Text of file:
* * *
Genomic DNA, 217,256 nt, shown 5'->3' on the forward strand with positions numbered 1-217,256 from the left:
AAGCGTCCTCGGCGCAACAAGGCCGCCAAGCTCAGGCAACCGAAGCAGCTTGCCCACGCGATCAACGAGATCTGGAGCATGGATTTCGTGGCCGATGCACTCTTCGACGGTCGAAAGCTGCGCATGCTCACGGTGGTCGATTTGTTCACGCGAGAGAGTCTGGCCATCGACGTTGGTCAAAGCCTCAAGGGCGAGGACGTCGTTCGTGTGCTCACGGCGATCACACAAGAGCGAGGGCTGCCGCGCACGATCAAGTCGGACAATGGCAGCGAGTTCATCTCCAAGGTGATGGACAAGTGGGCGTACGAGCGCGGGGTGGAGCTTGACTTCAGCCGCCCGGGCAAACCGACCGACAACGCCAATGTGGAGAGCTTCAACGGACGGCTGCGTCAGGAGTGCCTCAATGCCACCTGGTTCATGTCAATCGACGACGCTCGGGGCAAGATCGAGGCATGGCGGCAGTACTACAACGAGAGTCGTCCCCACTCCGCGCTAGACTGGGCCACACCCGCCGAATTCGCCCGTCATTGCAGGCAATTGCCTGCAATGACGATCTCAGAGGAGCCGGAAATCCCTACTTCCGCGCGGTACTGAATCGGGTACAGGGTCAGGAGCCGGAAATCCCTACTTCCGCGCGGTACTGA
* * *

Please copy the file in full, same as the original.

Genomic DNA, 217,256 nt, shown 5'->3' on the forward strand with positions numbered 1-217,256 from the left:
AAGCGTCCTCGGCGCAACAAGGCCGCCAAGCTCAGGCAACCGAAGCAGCTTGCCCACGCGATCAACGAGATCTGGAGCATGGATTTCGTGGCCGATGCACTCTTCGACGGTCGAAAGCTGCGCATGCTCACGGTGGTCGATTTGTTCACGCGAGAGAGTCTGGCCATCGACGTTGGTCAAAGCCTCAAGGGCGAGGACGTCGTTCGTGTGCTCACGGCGATCACACAAGAGCGAGGGCTGCCGCGCACGATCAAGTCGGACAATGGCAGCGAGTTCATCTCCAAGGTGATGGACAAGTGGGCGTACGAGCGCGGGGTGGAGCTTGACTTCAGCCGCCCGGGCAAACCGACCGACAACGCCAATGTGGAGAGCTTCAACGGACGGCTGCGTCAGGAGTGCCTCAATGCCACCTGGTTCATGTCAATCGACGACGCTCGGGGCAAGATCGAGGCATGGCGGCAGTACTACAACGAGAGTCGTCCCCACTCCGCGCTAGACTGGGCCACACCCGCCGAATTCGCCCGTCATTGCAGGCAATTGCCTGCAATGACGATCTCAGAGGAGCCGGAAATCCCTACTTCCGCGCGGTACTGAATCGGGTACAGGGTCAGGAGCCGGAAATCCCTACTTCCGCGCGGTACTGA